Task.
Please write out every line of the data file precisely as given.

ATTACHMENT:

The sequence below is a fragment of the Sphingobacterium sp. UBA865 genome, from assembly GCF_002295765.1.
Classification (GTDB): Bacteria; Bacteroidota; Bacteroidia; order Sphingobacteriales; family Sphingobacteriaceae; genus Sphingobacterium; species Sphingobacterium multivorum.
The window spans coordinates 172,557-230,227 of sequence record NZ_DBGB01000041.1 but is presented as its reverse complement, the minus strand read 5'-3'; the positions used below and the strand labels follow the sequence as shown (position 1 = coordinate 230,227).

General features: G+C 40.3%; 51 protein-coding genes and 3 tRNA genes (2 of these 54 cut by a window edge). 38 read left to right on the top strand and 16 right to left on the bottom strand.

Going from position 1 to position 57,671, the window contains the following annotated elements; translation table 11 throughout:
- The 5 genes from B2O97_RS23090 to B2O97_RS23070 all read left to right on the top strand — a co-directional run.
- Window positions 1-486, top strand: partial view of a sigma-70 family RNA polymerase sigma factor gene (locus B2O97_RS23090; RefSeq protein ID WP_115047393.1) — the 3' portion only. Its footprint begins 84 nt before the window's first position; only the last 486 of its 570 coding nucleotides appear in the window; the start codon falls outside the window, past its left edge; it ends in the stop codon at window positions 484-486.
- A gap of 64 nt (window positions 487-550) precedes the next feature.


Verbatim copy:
The sequence below is a fragment of the Sphingobacterium sp. UBA865 genome, from assembly GCF_002295765.1.
Classification (GTDB): Bacteria; Bacteroidota; Bacteroidia; order Sphingobacteriales; family Sphingobacteriaceae; genus Sphingobacterium; species Sphingobacterium multivorum.
The window spans coordinates 172,557-230,227 of sequence record NZ_DBGB01000041.1 but is presented as its reverse complement, the minus strand read 5'-3'; the positions used below and the strand labels follow the sequence as shown (position 1 = coordinate 230,227).

General features: G+C 40.3%; 51 protein-coding genes and 3 tRNA genes (2 of these 54 cut by a window edge). 38 read left to right on the top strand and 16 right to left on the bottom strand.

Going from position 1 to position 57,671, the window contains the following annotated elements; translation table 11 throughout:
- The 5 genes from B2O97_RS23090 to B2O97_RS23070 all read left to right on the top strand — a co-directional run.
- Window positions 1-486, top strand: partial view of a sigma-70 family RNA polymerase sigma factor gene (locus B2O97_RS23090; RefSeq protein ID WP_115047393.1) — the 3' portion only. Its footprint begins 84 nt before the window's first position; only the last 486 of its 570 coding nucleotides appear in the window; the start codon falls outside the window, past its left edge; it ends in the stop codon at window positions 484-486.
- A gap of 64 nt (window positions 487-550) precedes the next feature.